Local Commentary

A Penny for Your Thoughts

When I was a little girl, a threat of a lump of coal in my Christmas stocking was enough to keep me, and most kids, on good behavior, awaiting Santa’s visit.  A lump of coal may not be considered environmentally friendly these days, but the spirit hasn’t changed.  Rewards and punishment are still factors for children during the holidays, but my annual list of candy canes and lumps of coal apply more to adults than their offspring.

Candy canes for all the health care workers who labored so diligently during the Covid-19 crisis of the past 22 months.  Lives were lost, but many lives were saved because of the care by medical professionals at all levels.  With the Omicron variant sweeping the globe, their expertise will be needed once again.

Candy canes for non-profit organizations who provide so many services to our community.  ServiceSource, which provides opportunities for adults with disabilities, recently celebrated its 50th anniversary in Fairfax County.  Wesley Housing provides affordable housing options for persons who meet low income thresholds. Bethany House helps with housing and counseling services for women and children victims of domestic violence. The Culmore Clinic provides medical services to uninsured residents, and helps connect them with medical homes.  The Annandale Christian Community for Action (ACCA) operates the Child Development Center, a furniture ministry, a food pantry, and helps distribute public and private funds to help with rent, utility bills, and other needs.  You can support the work of these fine organizations with your own year-end, tax-deductible contributions, as I do.

Candy canes to the many Health Department staff and volunteers who work tirelessly to ensure that COVID-19 vaccines were available, and operated clinics that worked smoothly to vaccinate thousands of people every day at the Fairfax County Government Center. Initial doses and boosters are still being given there.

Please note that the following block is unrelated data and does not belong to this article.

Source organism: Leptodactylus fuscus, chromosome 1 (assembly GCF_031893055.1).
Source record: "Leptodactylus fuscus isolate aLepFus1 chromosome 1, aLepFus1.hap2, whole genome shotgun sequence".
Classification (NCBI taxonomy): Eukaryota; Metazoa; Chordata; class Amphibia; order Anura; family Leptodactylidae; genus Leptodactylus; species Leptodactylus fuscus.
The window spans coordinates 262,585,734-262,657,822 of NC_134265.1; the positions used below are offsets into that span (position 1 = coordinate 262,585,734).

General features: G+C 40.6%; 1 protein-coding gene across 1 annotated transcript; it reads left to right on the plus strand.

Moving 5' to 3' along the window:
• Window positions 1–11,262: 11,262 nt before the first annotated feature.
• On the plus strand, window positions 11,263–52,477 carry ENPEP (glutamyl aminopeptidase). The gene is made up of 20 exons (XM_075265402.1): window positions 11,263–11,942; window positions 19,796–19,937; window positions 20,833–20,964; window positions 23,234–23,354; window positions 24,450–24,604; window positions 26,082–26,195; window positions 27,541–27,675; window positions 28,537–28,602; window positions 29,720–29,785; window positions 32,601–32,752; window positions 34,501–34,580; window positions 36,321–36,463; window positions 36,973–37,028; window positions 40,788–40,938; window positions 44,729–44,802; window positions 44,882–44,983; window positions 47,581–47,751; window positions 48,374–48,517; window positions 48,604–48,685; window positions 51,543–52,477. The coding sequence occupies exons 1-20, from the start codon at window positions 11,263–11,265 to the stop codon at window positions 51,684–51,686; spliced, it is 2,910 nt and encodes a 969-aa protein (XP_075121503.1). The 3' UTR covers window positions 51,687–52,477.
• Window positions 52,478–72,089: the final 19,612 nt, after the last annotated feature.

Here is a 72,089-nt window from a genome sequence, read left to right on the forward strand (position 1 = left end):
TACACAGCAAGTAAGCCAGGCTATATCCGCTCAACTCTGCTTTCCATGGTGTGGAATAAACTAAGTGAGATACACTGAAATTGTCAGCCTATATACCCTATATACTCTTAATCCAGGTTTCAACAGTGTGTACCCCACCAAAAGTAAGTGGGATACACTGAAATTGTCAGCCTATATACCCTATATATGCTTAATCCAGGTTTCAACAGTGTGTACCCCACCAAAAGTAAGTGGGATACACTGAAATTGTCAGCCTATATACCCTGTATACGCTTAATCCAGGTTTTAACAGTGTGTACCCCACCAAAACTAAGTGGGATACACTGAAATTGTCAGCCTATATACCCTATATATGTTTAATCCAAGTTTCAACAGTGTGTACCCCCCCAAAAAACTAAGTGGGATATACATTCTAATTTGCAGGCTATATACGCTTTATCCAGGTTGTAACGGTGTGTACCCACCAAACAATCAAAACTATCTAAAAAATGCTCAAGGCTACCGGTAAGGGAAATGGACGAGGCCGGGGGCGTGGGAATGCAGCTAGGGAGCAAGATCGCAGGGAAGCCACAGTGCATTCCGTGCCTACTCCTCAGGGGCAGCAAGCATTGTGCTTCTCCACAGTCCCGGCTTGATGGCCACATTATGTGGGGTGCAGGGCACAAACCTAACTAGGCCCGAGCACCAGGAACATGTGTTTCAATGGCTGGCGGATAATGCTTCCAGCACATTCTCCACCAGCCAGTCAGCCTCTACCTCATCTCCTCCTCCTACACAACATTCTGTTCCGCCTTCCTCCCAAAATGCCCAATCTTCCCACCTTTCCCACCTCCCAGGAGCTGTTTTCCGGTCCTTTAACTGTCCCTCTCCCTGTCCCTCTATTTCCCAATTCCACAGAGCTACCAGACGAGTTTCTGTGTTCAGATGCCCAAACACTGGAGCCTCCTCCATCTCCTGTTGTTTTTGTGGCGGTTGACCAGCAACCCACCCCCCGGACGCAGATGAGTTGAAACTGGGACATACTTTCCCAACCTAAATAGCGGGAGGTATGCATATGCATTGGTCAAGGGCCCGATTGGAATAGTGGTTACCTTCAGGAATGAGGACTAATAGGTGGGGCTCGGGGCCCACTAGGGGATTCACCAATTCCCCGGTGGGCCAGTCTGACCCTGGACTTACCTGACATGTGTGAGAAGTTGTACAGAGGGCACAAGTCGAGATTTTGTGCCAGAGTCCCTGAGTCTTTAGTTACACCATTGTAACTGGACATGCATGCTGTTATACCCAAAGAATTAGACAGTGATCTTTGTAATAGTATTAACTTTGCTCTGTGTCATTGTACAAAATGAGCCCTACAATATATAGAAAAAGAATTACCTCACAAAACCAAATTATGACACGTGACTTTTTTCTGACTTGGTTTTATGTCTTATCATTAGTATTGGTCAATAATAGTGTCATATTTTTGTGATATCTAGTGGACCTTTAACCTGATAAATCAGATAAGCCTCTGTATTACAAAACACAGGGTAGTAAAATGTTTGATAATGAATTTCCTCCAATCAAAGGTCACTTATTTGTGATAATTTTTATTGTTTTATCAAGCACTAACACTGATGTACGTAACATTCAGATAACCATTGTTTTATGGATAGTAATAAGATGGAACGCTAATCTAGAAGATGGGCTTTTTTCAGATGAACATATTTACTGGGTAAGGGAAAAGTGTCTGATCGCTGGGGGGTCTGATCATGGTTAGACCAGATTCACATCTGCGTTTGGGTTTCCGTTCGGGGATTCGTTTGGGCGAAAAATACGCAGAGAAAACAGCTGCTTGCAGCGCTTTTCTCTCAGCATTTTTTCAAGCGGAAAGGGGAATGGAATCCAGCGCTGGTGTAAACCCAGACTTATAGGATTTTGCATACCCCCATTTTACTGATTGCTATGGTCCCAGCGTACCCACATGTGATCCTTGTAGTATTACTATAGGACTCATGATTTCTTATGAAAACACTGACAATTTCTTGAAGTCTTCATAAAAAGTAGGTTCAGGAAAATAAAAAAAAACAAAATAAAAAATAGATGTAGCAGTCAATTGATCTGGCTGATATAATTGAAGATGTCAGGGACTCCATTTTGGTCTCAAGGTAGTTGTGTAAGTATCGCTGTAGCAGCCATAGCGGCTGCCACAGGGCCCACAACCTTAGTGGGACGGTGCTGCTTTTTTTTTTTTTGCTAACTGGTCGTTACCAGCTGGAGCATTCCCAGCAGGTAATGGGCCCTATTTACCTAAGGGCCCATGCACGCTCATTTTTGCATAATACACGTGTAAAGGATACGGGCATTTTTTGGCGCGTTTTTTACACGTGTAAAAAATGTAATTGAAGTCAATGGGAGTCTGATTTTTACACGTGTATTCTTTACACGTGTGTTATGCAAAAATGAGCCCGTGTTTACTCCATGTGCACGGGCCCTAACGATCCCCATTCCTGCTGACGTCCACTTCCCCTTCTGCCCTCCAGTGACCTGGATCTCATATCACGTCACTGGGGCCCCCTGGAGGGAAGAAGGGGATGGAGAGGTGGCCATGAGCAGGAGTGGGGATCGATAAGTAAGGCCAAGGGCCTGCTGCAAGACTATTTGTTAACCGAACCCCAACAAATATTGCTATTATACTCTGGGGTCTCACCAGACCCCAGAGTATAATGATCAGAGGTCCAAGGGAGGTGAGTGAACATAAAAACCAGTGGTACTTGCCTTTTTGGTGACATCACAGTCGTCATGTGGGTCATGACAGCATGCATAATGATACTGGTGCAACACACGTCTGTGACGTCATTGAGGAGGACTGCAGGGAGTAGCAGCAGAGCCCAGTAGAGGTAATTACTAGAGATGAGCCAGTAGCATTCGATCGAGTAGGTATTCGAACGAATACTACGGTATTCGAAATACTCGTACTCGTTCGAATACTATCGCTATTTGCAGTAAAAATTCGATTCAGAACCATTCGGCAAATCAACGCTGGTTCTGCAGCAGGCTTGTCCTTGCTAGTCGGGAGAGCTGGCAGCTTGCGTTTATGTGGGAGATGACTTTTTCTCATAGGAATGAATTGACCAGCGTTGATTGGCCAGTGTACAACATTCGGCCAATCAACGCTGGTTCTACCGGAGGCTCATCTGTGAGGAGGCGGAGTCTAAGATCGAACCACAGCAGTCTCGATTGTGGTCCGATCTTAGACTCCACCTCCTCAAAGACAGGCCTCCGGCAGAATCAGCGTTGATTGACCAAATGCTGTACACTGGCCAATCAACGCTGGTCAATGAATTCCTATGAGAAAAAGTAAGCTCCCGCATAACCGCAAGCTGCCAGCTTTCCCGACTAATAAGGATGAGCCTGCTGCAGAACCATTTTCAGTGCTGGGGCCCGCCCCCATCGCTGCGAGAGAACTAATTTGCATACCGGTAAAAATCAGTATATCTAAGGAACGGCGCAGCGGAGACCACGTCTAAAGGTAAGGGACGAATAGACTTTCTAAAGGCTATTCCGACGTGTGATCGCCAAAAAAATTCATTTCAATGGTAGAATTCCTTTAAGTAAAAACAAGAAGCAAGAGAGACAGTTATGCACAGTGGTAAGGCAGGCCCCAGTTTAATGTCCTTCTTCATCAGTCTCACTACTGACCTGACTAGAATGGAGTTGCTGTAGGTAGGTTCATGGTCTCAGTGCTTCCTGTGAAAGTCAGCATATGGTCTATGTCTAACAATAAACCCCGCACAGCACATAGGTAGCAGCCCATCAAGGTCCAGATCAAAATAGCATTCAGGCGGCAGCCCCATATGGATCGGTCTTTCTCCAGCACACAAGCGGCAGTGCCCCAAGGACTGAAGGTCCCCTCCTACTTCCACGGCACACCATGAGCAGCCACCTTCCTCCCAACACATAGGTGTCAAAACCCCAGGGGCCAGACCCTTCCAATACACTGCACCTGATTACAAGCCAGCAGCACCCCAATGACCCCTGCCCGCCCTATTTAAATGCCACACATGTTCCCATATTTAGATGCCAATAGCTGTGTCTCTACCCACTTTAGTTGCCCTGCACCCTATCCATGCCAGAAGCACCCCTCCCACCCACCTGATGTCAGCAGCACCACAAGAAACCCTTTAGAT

Multiple lumps of coal to people who still won’t get vaccinated against COVID-19, and help save lives, including their own.  Believe the science, folks!

Candy canes for free summer concerts in the parks, which returned for a shorter season this summer after the entire 2020 series was canceled because of the pandemic.  Concert-goers enthusiastically came back, and the performers were equally happy to be in front of live audiences once again.  Plans are underway for the 2022 concert season.

A lump of coal for drivers who speed on local streets, and who fail to stop at stop signs, and red traffic signals.  I am disappointed that this item appears on my list year after year, but driver behavior appears to be getting worse, not better.  When I learned to drive, a stop meant the wheels stopped turning and you could feel the entire vehicle come to a full stop before proceeding again.  Those lessons stayed with me.  Whether in your own neighborhood or someone else’s, exercise caution and come to a full stop when you see that big red octagonal sign.  It’s the law, and it also is a sign of neighborliness and responsible citizenship.     

Finally, as I noted last year, candy canes for FCNP and its readers. Without you, a weekly column would be just a bunch of words on a page; with you, it can be a community conversation.  FCNP covers local news like newspapers used to do, giving voice to various points of view, and highlighting local joys and sorrows with celebration and heartache.  FCNP also supports local small businesses, and vice versa, and that deserves a candy cane, too!

Penny Gross is the Mason District Supervisor, in the Fairfax County Board of Supervisors. She may be emailed at [email protected]